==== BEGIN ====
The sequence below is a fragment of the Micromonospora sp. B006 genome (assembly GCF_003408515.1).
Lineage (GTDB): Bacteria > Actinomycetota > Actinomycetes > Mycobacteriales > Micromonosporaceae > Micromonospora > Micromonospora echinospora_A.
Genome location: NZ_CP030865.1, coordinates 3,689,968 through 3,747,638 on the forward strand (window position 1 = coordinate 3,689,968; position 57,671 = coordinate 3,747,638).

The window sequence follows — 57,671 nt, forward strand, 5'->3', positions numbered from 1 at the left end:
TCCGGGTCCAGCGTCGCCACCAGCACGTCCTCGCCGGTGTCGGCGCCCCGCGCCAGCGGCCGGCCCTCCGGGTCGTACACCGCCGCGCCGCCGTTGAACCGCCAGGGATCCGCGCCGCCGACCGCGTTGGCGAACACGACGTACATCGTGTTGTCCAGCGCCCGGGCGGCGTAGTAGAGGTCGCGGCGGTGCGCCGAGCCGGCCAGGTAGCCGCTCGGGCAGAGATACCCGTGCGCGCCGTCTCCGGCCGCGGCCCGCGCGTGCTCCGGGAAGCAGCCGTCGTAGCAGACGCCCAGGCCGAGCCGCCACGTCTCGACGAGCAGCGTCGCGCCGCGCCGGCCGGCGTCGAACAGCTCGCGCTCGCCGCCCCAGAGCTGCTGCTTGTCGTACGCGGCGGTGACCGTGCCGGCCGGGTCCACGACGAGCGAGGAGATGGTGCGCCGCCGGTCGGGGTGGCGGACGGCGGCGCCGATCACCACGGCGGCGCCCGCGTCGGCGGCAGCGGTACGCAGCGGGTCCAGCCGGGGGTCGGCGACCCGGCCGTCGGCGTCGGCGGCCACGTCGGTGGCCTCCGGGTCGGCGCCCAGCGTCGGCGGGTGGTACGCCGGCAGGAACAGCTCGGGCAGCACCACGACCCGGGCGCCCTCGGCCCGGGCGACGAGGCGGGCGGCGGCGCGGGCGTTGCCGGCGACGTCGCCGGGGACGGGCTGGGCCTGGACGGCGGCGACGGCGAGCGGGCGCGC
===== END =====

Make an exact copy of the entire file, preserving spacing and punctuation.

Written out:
The sequence below is a fragment of the Micromonospora sp. B006 genome (assembly GCF_003408515.1).
Lineage (GTDB): Bacteria > Actinomycetota > Actinomycetes > Mycobacteriales > Micromonosporaceae > Micromonospora > Micromonospora echinospora_A.
Genome location: NZ_CP030865.1, coordinates 3,689,968 through 3,747,638 on the forward strand (window position 1 = coordinate 3,689,968; position 57,671 = coordinate 3,747,638).

The window sequence follows — 57,671 nt, forward strand, 5'->3', positions numbered from 1 at the left end:
TCCGGGTCCAGCGTCGCCACCAGCACGTCCTCGCCGGTGTCGGCGCCCCGCGCCAGCGGCCGGCCCTCCGGGTCGTACACCGCCGCGCCGCCGTTGAACCGCCAGGGATCCGCGCCGCCGACCGCGTTGGCGAACACGACGTACATCGTGTTGTCCAGCGCCCGGGCGGCGTAGTAGAGGTCGCGGCGGTGCGCCGAGCCGGCCAGGTAGCCGCTCGGGCAGAGATACCCGTGCGCGCCGTCTCCGGCCGCGGCCCGCGCGTGCTCCGGGAAGCAGCCGTCGTAGCAGACGCCCAGGCCGAGCCGCCACGTCTCGACGAGCAGCGTCGCGCCGCGCCGGCCGGCGTCGAACAGCTCGCGCTCGCCGCCCCAGAGCTGCTGCTTGTCGTACGCGGCGGTGACCGTGCCGGCCGGGTCCACGACGAGCGAGGAGATGGTGCGCCGCCGGTCGGGGTGGCGGACGGCGGCGCCGATCACCACGGCGGCGCCCGCGTCGGCGGCAGCGGTACGCAGCGGGTCCAGCCGGGGGTCGGCGACCCGGCCGTCGGCGTCGGCGGCCACGTCGGTGGCCTCCGGGTCGGCGCCCAGCGTCGGCGGGTGGTACGCCGGCAGGAACAGCTCGGGCAGCACCACGACCCGGGCGCCCTCGGCCCGGGCGACGAGGCGGGCGGCGGCGCGGGCGTTGCCGGCGACGTCGCCGGGGACGGGCTGGGCCTGGACGGCGGCGACGGCGAGCGGGCGCGC